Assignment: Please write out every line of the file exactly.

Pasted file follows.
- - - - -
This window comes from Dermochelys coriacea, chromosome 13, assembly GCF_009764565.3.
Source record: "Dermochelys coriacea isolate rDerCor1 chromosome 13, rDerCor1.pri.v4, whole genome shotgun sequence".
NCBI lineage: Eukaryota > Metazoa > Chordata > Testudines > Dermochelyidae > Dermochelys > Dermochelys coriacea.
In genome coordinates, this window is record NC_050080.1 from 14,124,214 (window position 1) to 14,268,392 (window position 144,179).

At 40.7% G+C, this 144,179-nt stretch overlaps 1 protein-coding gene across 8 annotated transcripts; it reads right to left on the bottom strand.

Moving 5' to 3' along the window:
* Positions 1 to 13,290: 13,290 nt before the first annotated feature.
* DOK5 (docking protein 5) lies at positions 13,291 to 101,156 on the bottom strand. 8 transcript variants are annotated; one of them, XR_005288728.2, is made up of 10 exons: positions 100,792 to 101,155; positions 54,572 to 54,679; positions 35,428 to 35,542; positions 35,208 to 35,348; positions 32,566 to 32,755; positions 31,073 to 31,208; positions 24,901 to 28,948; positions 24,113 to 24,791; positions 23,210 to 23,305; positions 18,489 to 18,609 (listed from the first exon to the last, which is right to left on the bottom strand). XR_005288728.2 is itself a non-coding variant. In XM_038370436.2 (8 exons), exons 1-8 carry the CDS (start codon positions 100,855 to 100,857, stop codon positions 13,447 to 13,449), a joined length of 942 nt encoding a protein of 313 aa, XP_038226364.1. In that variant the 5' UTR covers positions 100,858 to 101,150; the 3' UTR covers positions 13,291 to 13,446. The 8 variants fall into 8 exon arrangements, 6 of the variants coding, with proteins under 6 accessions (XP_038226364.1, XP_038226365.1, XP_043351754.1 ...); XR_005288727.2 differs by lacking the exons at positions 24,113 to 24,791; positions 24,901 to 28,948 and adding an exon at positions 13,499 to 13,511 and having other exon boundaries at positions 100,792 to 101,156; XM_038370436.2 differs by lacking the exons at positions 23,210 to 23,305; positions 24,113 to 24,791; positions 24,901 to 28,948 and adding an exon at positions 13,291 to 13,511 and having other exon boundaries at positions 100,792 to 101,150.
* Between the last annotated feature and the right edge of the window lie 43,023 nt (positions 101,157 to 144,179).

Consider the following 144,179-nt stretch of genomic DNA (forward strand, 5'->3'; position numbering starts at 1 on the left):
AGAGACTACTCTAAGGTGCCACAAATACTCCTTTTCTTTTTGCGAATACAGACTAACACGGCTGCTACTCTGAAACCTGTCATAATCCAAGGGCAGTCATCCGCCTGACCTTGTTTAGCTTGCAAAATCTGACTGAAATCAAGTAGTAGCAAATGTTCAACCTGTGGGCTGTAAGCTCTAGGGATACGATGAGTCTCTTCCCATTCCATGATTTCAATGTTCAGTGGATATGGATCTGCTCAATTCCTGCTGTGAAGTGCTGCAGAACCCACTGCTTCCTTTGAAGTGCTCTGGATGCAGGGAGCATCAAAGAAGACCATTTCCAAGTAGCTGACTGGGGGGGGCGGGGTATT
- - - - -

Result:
This window comes from Dermochelys coriacea, chromosome 13, assembly GCF_009764565.3.
Source record: "Dermochelys coriacea isolate rDerCor1 chromosome 13, rDerCor1.pri.v4, whole genome shotgun sequence".
NCBI lineage: Eukaryota > Metazoa > Chordata > Testudines > Dermochelyidae > Dermochelys > Dermochelys coriacea.
In genome coordinates, this window is record NC_050080.1 from 14,124,214 (window position 1) to 14,268,392 (window position 144,179).

At 40.7% G+C, this 144,179-nt stretch overlaps 1 protein-coding gene across 8 annotated transcripts; it reads right to left on the bottom strand.

Moving 5' to 3' along the window:
* Positions 1 to 13,290: 13,290 nt before the first annotated feature.
* DOK5 (docking protein 5) lies at positions 13,291 to 101,156 on the bottom strand. 8 transcript variants are annotated; one of them, XR_005288728.2, is made up of 10 exons: positions 100,792 to 101,155; positions 54,572 to 54,679; positions 35,428 to 35,542; positions 35,208 to 35,348; positions 32,566 to 32,755; positions 31,073 to 31,208; positions 24,901 to 28,948; positions 24,113 to 24,791; positions 23,210 to 23,305; positions 18,489 to 18,609 (listed from the first exon to the last, which is right to left on the bottom strand). XR_005288728.2 is itself a non-coding variant. In XM_038370436.2 (8 exons), exons 1-8 carry the CDS (start codon positions 100,855 to 100,857, stop codon positions 13,447 to 13,449), a joined length of 942 nt encoding a protein of 313 aa, XP_038226364.1. In that variant the 5' UTR covers positions 100,858 to 101,150; the 3' UTR covers positions 13,291 to 13,446. The 8 variants fall into 8 exon arrangements, 6 of the variants coding, with proteins under 6 accessions (XP_038226364.1, XP_038226365.1, XP_043351754.1 ...); XR_005288727.2 differs by lacking the exons at positions 24,113 to 24,791; positions 24,901 to 28,948 and adding an exon at positions 13,499 to 13,511 and having other exon boundaries at positions 100,792 to 101,156; XM_038370436.2 differs by lacking the exons at positions 23,210 to 23,305; positions 24,113 to 24,791; positions 24,901 to 28,948 and adding an exon at positions 13,291 to 13,511 and having other exon boundaries at positions 100,792 to 101,150.
* Between the last annotated feature and the right edge of the window lie 43,023 nt (positions 101,157 to 144,179).

Consider the following 144,179-nt stretch of genomic DNA (forward strand, 5'->3'; position numbering starts at 1 on the left):
AGAGACTACTCTAAGGTGCCACAAATACTCCTTTTCTTTTTGCGAATACAGACTAACACGGCTGCTACTCTGAAACCTGTCATAATCCAAGGGCAGTCATCCGCCTGACCTTGTTTAGCTTGCAAAATCTGACTGAAATCAAGTAGTAGCAAATGTTCAACCTGTGGGCTGTAAGCTCTAGGGATACGATGAGTCTCTTCCCATTCCATGATTTCAATGTTCAGTGGATATGGATCTGCTCAATTCCTGCTGTGAAGTGCTGCAGAACCCACTGCTTCCTTTGAAGTGCTCTGGATGCAGGGAGCATCAAAGAAGACCATTTCCAAGTAGCTGACTGGGGGGGGCGGGGTATT